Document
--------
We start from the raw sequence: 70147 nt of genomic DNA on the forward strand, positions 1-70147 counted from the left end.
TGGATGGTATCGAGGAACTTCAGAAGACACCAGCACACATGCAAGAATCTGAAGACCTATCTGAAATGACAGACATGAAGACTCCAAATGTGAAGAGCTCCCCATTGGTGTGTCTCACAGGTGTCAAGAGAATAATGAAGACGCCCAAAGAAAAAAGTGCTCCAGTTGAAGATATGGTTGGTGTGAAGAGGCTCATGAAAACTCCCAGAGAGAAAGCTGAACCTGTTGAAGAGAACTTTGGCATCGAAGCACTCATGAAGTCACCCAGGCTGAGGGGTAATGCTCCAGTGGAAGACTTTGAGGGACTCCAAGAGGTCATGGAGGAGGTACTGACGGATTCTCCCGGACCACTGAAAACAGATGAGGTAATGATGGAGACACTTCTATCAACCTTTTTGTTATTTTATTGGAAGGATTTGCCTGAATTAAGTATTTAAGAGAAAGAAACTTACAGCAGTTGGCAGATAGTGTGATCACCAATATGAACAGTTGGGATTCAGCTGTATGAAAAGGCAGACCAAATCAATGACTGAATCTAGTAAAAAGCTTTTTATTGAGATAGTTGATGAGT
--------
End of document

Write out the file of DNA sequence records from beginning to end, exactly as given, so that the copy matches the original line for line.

We start from the raw sequence: 70147 nt of genomic DNA on the forward strand, positions 1-70147 counted from the left end.
TGGATGGTATCGAGGAACTTCAGAAGACACCAGCACACATGCAAGAATCTGAAGACCTATCTGAAATGACAGACATGAAGACTCCAAATGTGAAGAGCTCCCCATTGGTGTGTCTCACAGGTGTCAAGAGAATAATGAAGACGCCCAAAGAAAAAAGTGCTCCAGTTGAAGATATGGTTGGTGTGAAGAGGCTCATGAAAACTCCCAGAGAGAAAGCTGAACCTGTTGAAGAGAACTTTGGCATCGAAGCACTCATGAAGTCACCCAGGCTGAGGGGTAATGCTCCAGTGGAAGACTTTGAGGGACTCCAAGAGGTCATGGAGGAGGTACTGACGGATTCTCCCGGACCACTGAAAACAGATGAGGTAATGATGGAGACACTTCTATCAACCTTTTTGTTATTTTATTGGAAGGATTTGCCTGAATTAAGTATTTAAGAGAAAGAAACTTACAGCAGTTGGCAGATAGTGTGATCACCAATATGAACAGTTGGGATTCAGCTGTATGAAAAGGCAGACCAAATCAATGACTGAATCTAGTAAAAAGCTTTTTATTGAGATAGTTGATGAGT